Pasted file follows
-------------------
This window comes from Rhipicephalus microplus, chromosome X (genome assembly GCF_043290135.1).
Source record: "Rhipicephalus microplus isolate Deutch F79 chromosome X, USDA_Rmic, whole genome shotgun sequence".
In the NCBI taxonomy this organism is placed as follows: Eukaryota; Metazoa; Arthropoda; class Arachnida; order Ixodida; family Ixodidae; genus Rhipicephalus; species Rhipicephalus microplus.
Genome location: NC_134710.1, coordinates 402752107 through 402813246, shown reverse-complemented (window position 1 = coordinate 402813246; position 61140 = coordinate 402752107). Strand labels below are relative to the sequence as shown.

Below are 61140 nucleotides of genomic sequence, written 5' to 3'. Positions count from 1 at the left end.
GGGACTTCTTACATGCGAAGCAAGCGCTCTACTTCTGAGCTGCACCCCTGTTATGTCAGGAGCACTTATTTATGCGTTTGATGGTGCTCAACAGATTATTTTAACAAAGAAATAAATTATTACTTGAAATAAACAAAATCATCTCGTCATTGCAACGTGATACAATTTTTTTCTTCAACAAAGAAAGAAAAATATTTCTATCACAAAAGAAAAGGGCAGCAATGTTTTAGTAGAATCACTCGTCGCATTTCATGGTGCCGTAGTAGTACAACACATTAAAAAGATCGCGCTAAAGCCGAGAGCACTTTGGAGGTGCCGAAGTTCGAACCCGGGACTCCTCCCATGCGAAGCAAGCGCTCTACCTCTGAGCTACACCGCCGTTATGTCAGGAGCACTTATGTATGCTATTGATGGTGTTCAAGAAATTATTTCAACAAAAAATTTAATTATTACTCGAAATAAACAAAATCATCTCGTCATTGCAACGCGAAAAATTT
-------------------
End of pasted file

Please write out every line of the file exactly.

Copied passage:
This window comes from Rhipicephalus microplus, chromosome X (genome assembly GCF_043290135.1).
Source record: "Rhipicephalus microplus isolate Deutch F79 chromosome X, USDA_Rmic, whole genome shotgun sequence".
In the NCBI taxonomy this organism is placed as follows: Eukaryota; Metazoa; Arthropoda; class Arachnida; order Ixodida; family Ixodidae; genus Rhipicephalus; species Rhipicephalus microplus.
Genome location: NC_134710.1, coordinates 402752107 through 402813246, shown reverse-complemented (window position 1 = coordinate 402813246; position 61140 = coordinate 402752107). Strand labels below are relative to the sequence as shown.

Below are 61140 nucleotides of genomic sequence, written 5' to 3'. Positions count from 1 at the left end.
GGGACTTCTTACATGCGAAGCAAGCGCTCTACTTCTGAGCTGCACCCCTGTTATGTCAGGAGCACTTATTTATGCGTTTGATGGTGCTCAACAGATTATTTTAACAAAGAAATAAATTATTACTTGAAATAAACAAAATCATCTCGTCATTGCAACGTGATACAATTTTTTTCTTCAACAAAGAAAGAAAAATATTTCTATCACAAAAGAAAAGGGCAGCAATGTTTTAGTAGAATCACTCGTCGCATTTCATGGTGCCGTAGTAGTACAACACATTAAAAAGATCGCGCTAAAGCCGAGAGCACTTTGGAGGTGCCGAAGTTCGAACCCGGGACTCCTCCCATGCGAAGCAAGCGCTCTACCTCTGAGCTACACCGCCGTTATGTCAGGAGCACTTATGTATGCTATTGATGGTGTTCAAGAAATTATTTCAACAAAAAATTTAATTATTACTCGAAATAAACAAAATCATCTCGTCATTGCAACGCGAAAAATTT